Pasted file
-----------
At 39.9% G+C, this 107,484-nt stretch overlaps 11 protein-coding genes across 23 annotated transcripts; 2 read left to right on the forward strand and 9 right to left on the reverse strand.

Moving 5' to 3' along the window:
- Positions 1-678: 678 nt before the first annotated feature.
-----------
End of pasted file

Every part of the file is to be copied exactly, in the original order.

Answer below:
At 39.9% G+C, this 107,484-nt stretch overlaps 11 protein-coding genes across 23 annotated transcripts; 2 read left to right on the forward strand and 9 right to left on the reverse strand.

Moving 5' to 3' along the window:
- Positions 1-678: 678 nt before the first annotated feature.